Monday, May 16, 2016

Charlotte Mason's 20 Principles Live Online Discussion


I recently joined Brandy Vencel of Afterthoughts for a conversation about Virtual ScholĂ© Sisters Groups and Technology Tools on the new ScholĂ© Sisters podcast.  As part of our conversation, I discussed how I led a short online study of Sarah Mackenzie's Teaching from Rest, using Zoom.us as our live online video/voice discussion platform.  

The technology worked well for the discussion, and I think this idea has a lot of potential for bringing us together to discuss books and ideas, even when we are spread out or have circumstances that limit our ability to get out of the house.  We can take part in a stimulating and helpful discussion without the hassle of driving, travel time, or arranging childcare.  



The next online video/voice discussion I'm starting is of Brandy Vencel's Start Here: A Journey Through Charlotte Mason’s 20 Principles.  This study is an excellent way to learn about Charlotte Mason's philosophy of education or to deepen your understanding of ideas behind the methods you may already be using.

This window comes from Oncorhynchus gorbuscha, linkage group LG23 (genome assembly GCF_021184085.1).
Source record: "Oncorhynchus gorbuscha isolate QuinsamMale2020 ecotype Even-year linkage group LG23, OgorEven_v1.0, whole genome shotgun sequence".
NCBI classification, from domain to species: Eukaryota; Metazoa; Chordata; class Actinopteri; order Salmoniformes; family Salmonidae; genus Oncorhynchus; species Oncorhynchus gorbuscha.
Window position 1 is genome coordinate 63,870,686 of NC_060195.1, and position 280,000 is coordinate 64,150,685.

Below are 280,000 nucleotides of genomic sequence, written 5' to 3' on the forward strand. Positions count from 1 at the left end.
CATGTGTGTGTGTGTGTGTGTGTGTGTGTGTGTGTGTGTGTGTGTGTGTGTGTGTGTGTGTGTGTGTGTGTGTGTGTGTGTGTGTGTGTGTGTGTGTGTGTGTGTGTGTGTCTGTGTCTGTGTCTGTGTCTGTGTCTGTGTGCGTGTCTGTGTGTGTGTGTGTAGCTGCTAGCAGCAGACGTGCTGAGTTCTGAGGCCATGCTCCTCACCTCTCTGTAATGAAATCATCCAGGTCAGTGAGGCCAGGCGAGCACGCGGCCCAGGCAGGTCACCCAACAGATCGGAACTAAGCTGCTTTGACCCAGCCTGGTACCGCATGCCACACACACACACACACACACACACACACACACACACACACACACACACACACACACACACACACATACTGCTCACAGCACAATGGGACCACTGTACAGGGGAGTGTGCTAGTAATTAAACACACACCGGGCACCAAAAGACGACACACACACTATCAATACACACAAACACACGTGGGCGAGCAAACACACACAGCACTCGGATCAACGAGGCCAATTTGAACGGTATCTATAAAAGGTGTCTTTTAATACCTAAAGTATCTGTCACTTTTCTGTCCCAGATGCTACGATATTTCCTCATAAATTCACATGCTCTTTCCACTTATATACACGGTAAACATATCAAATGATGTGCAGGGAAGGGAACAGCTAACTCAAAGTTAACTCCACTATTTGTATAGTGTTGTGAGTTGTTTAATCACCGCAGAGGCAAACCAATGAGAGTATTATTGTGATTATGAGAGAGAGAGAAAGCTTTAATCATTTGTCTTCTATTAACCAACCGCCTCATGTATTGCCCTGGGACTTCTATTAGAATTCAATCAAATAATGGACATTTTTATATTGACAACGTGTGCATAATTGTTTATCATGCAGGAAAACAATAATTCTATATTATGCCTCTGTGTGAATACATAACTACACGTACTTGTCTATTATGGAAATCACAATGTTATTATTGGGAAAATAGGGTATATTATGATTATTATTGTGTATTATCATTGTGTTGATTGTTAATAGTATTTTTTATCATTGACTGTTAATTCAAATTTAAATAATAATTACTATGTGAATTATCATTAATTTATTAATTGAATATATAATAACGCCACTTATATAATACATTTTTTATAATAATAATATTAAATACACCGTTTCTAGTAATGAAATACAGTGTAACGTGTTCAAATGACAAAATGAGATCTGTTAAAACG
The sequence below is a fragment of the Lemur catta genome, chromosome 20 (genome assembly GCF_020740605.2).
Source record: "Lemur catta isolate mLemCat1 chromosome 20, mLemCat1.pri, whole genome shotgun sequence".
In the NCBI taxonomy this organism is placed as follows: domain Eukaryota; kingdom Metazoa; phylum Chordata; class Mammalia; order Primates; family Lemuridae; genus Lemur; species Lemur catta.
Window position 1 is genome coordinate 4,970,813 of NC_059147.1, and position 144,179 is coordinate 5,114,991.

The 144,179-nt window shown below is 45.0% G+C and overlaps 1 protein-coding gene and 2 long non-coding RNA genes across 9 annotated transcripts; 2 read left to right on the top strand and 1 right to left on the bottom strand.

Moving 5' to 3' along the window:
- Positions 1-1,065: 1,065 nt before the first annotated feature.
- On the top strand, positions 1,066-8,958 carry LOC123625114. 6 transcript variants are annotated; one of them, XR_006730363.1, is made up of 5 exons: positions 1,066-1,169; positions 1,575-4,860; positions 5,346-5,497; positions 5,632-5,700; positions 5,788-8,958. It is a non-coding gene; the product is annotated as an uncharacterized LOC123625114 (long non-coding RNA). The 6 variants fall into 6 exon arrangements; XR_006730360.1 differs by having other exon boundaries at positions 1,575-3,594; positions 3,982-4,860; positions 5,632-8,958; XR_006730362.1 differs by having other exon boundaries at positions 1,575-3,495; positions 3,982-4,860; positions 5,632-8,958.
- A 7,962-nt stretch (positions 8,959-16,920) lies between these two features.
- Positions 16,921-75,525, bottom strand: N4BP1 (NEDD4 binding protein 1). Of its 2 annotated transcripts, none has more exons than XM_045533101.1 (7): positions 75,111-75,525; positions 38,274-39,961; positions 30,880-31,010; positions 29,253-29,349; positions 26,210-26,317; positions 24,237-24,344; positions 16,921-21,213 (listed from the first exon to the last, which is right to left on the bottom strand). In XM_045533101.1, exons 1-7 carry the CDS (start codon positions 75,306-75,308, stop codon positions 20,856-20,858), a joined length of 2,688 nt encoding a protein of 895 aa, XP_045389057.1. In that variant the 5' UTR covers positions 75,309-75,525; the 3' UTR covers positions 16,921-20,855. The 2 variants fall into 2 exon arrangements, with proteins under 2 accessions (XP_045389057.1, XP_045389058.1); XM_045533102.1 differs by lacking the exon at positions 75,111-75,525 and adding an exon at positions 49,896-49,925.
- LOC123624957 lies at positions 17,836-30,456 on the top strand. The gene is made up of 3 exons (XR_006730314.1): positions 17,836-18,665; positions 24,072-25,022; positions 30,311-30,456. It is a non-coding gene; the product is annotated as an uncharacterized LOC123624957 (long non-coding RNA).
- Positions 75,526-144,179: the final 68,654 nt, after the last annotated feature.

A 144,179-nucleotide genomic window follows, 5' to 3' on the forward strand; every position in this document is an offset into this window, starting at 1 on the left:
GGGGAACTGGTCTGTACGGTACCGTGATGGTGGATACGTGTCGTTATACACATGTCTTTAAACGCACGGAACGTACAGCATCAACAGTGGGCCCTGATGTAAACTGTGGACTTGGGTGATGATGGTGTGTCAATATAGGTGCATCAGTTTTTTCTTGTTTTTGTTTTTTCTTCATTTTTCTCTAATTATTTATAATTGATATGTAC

In order to participate in the study, you'll need to purchase Brandy's study guide and For the Children's Sake by Susan Schaeffer Macauley.  We will also have readings from Charlotte Mason's volumes and other articles, but they are linked in the study guide and available online for free.

This study will start in June and last 15 months.  Each session will last around an hour, although the first session will be a little longer to allow time for introductions.  I’d like for participants to contribute $1 per month for a total of $15 to help cover the cost of the online meeting room.  If I subscribe to the service, we won’t have to interrupt our conversation halfway through to change meeting rooms.